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So here's a personal challenge I've been going through that I would love help on. From the Big Nerd Ranch iOS book (3rd edition), I'm currently looking into editing and improving upon their chapter 29 Nerdfeed project (I have attached a google drive link below to download the entire project). I would like to be able to remove all items that are before a certain time period at my will. Say (hypothetically speaking) the feed for this application provided you with posts from yesterday. I don't want those posts to be stored anywhere in my application and want to ensure that ONLY the posts created today display in the application. Does anyone know how to go about this? I've been attempting to use the following snippet of code I wrote to cut out the older feed/items. Unfortunately, placement of this code is becoming a hassle and I can't seem to get rid of everything (from the cache, table data, and from the fetched data). The real problem takes into effect when trying to remove the items from the tableview via animations (consistent out of bounds errors).

if ([[[channelCopy items] lastObject] class] == [BNRItem class]) {

    NSDate *cutOffDate = [[NSDate date] dateByAddingTimeInterval:kfeedCutOff*24*60*60];
    NSLog(@"Response: %d",[[[[channelCopy items] lastObject] publishDate] compare:cutOffDate]);
    while (([[channelCopy items]lastObject] != NULL) && ([[[[channelCopy items] lastObject] publishDate] compare:cutOffDate] == NSOrderedAscending)) {
        NSLog(@"Removed: %@", [[channelCopy items] lastObject]);
        [[channelCopy items] removeLastObject];
    }
}

within fethEntries I've attempted adding in the following snippets:

int itemDelta = newItemCount - currentItemCount;
if (itemDelta > 0) {
    NSMutableArray *rows = [NSMutableArray array];
    for (int i = 0; i < itemDelta; i++) {
        NSIndexPath *ip = [NSIndexPath indexPathForRow:i inSection:0];
        [rows addObject:ip];
    }

    [[self tableView] insertRowsAtIndexPaths:rows withRowAnimation:UITableViewRowAnimationTop];
}
else if (itemDelta < 0) { //Removes outdated cells from the tableView
    NSLog(@"We have a problem");
    NSMutableArray *rows = [NSMutableArray array];
    for (int i = 0; i > itemDelta; i--) {
        NSIndexPath *ip = [NSIndexPath indexPathForRow:(i + currentItemCount) inSection:0];
        [rows addObject:ip];
    }
    [[self tableView] deleteRowsAtIndexPaths:rows withRowAnimation:UITableViewRowAnimationBottom];
}

I have heard that tableViews NEED at least one row inserted if you remove at the zero mark... which I've tried doing as well. Any thoughts?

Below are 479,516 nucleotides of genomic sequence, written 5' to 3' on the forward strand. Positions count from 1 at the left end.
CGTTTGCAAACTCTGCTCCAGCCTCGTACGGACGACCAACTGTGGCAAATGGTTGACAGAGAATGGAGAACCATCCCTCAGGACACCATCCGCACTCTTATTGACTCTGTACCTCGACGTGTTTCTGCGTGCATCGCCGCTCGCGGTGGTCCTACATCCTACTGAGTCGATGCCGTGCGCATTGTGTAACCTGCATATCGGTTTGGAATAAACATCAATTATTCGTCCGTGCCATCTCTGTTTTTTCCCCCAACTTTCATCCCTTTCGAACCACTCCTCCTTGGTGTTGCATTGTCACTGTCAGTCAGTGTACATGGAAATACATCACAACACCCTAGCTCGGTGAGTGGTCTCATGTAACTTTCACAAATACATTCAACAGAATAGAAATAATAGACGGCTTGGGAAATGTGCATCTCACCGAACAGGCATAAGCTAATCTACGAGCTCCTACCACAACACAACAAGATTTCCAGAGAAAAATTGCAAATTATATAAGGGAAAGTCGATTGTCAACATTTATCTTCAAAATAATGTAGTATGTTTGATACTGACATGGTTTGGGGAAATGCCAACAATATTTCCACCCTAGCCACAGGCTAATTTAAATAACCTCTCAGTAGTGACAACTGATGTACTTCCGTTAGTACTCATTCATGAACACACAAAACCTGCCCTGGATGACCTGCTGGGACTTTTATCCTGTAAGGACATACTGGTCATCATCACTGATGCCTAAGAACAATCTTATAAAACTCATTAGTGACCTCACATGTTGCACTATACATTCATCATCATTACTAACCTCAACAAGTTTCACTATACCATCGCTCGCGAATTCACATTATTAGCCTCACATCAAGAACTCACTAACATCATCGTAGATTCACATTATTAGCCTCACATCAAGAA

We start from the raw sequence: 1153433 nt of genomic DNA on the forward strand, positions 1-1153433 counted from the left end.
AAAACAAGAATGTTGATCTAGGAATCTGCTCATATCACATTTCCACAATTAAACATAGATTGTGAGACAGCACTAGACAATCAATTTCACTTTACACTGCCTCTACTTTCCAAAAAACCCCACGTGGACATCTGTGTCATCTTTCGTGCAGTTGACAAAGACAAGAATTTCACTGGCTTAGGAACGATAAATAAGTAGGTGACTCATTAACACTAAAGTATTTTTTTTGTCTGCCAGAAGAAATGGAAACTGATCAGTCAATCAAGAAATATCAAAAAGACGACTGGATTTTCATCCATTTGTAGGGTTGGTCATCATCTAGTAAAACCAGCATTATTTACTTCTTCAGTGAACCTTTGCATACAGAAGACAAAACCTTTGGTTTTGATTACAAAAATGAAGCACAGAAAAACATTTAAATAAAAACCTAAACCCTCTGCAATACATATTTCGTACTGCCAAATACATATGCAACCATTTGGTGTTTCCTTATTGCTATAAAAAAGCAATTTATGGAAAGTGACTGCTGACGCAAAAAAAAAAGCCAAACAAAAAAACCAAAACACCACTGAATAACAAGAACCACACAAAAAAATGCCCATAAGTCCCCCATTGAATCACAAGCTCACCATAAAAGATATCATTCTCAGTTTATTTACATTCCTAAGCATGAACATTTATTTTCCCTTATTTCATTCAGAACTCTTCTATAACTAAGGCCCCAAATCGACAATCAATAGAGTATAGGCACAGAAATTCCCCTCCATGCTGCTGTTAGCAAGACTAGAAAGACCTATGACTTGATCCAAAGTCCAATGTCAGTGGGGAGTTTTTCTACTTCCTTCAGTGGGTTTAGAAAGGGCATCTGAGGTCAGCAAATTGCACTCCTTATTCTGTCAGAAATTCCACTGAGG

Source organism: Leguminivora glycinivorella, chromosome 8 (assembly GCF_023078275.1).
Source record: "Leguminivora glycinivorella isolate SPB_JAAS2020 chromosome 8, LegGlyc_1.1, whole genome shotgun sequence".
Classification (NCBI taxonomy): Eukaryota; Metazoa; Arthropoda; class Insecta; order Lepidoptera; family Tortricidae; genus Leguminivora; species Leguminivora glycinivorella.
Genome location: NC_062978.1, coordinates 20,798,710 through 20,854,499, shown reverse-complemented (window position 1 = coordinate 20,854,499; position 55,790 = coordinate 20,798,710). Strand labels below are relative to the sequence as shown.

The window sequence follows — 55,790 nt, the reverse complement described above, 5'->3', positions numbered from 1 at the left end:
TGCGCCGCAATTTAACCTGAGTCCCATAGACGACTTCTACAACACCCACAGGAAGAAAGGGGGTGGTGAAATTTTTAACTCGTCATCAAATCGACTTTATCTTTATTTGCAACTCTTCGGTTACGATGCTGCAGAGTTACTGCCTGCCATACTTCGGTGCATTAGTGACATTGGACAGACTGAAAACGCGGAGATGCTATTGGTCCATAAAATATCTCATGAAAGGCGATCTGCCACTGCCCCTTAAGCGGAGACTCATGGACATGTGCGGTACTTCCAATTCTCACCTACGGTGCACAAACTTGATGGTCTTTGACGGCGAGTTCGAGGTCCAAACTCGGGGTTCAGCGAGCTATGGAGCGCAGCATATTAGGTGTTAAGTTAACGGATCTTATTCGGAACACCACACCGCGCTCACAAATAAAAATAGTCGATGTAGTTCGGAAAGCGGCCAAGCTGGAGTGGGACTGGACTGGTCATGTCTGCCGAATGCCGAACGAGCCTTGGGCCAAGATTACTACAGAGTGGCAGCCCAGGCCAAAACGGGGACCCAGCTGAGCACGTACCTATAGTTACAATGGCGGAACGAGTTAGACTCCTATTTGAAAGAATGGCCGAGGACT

Project Link

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CoreData + NSFetchResultController + NSManagedObject who handle a date objet. Then it's a kids play to get your object the way you want them sorted. And NSFetchResultController is really made for this. Because what you are doing now is a little kind of ugly ;) –  Mr Bonjour Mar 22 '13 at 15:55
    
It's ugly when attempting to remove items.... I've never looked into NSFetchResultController before. Is it only meant to be used alongside core data? This application does not rely heavily on Core Data. It caches data through NSCoding protocols. I'm pretty sure that overhauling the way mentioned would take a major overhaul. Is that honestly the route to go? –  TheGamingArt Mar 22 '13 at 16:47
    
Mmmmmm... actually no. Let's say, if you only to do this one time for this one code. But it will be really more challenging than using a NSFetchedResultController. I think you can be able to make something "simple" with a NSPredicate, if it's only about post date. That can works for 100 / 200 entries max; but if you have, let's say 10000 entries, this technique will be slow. So yes, you can use simple NSPredicate instead. –  Mr Bonjour Mar 25 '13 at 8:19
    
Why would I use NSPredicate when everything needed for comparison is stored as NSDates? There are numerous NSDate methods as shown above for this purpose. Not only that, but my question is more so how to delete old dates from the table views data and the cache. –  TheGamingArt Mar 25 '13 at 13:35
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1 Answer

Because, let's say you have only dates into your tableview; And you want to remove all dates inferior to current time.

NSDate* date            = [NSDate date];

// SELF will means "date" into the context. "SELF >=" equal to compare NSOrderedAscending
// predicate will be used into a mutable array of dates.
NSPredicate *predicate  = [NSPredicate predicateWithFormat:@"(SELF >= %@)", date];

// this array is used for the tableView display
[myMutableArrayForTableView filterUsingPredicate: predicate];

// Since tableview use myMutableArrayForTableView , now you can update the content:
[(UITableView*)self.view reloadData];

See, 4 lines of codes. You should use NSpredicate because you don't need to reinvent the wheel. But i have spoiled you now you know the answer ;)

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That is a great way to look into it and I wasn't per say trying to reinvent the wheel (the noted method though does look a lot cleaner!). My main issue wasn't filtering through it (as the method I have still works). It was more or less focused on placement. I can't seem to find the right areas to filter this information out without causing the table, cache, table data source to all be in proper sync. Once I find out where placement should be, I was planning on refining my method. –  TheGamingArt Mar 25 '13 at 18:33
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